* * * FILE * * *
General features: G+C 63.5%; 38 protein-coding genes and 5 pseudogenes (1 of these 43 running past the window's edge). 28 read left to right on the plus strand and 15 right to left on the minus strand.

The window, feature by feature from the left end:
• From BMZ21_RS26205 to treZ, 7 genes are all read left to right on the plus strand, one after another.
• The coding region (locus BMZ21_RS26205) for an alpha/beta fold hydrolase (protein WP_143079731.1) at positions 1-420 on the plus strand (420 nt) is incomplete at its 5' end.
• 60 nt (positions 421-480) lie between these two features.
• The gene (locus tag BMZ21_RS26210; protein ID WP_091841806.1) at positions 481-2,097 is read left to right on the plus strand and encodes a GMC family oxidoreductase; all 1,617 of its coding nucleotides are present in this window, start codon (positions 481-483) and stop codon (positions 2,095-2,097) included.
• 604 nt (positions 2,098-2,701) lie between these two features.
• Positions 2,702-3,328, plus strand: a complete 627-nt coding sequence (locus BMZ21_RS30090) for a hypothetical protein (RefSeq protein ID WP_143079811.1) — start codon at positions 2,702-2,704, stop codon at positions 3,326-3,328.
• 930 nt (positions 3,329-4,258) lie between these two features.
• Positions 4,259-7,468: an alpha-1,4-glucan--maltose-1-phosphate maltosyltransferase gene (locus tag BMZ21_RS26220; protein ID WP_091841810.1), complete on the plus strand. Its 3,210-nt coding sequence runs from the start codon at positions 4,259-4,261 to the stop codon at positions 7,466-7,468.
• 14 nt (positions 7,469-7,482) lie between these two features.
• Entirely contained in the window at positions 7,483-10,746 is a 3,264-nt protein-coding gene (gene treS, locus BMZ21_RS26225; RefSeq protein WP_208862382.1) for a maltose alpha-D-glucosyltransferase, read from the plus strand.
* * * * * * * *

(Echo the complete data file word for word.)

General features: G+C 63.5%; 38 protein-coding genes and 5 pseudogenes (1 of these 43 running past the window's edge). 28 read left to right on the plus strand and 15 right to left on the minus strand.

The window, feature by feature from the left end:
• From BMZ21_RS26205 to treZ, 7 genes are all read left to right on the plus strand, one after another.
• The coding region (locus BMZ21_RS26205) for an alpha/beta fold hydrolase (protein WP_143079731.1) at positions 1-420 on the plus strand (420 nt) is incomplete at its 5' end.
• 60 nt (positions 421-480) lie between these two features.
• The gene (locus tag BMZ21_RS26210; protein ID WP_091841806.1) at positions 481-2,097 is read left to right on the plus strand and encodes a GMC family oxidoreductase; all 1,617 of its coding nucleotides are present in this window, start codon (positions 481-483) and stop codon (positions 2,095-2,097) included.
• 604 nt (positions 2,098-2,701) lie between these two features.
• Positions 2,702-3,328, plus strand: a complete 627-nt coding sequence (locus BMZ21_RS30090) for a hypothetical protein (RefSeq protein ID WP_143079811.1) — start codon at positions 2,702-2,704, stop codon at positions 3,326-3,328.
• 930 nt (positions 3,329-4,258) lie between these two features.
• Positions 4,259-7,468: an alpha-1,4-glucan--maltose-1-phosphate maltosyltransferase gene (locus tag BMZ21_RS26220; protein ID WP_091841810.1), complete on the plus strand. Its 3,210-nt coding sequence runs from the start codon at positions 4,259-4,261 to the stop codon at positions 7,466-7,468.
• 14 nt (positions 7,469-7,482) lie between these two features.
• Entirely contained in the window at positions 7,483-10,746 is a 3,264-nt protein-coding gene (gene treS, locus BMZ21_RS26225; RefSeq protein WP_208862382.1) for a maltose alpha-D-glucosyltransferase, read from the plus strand.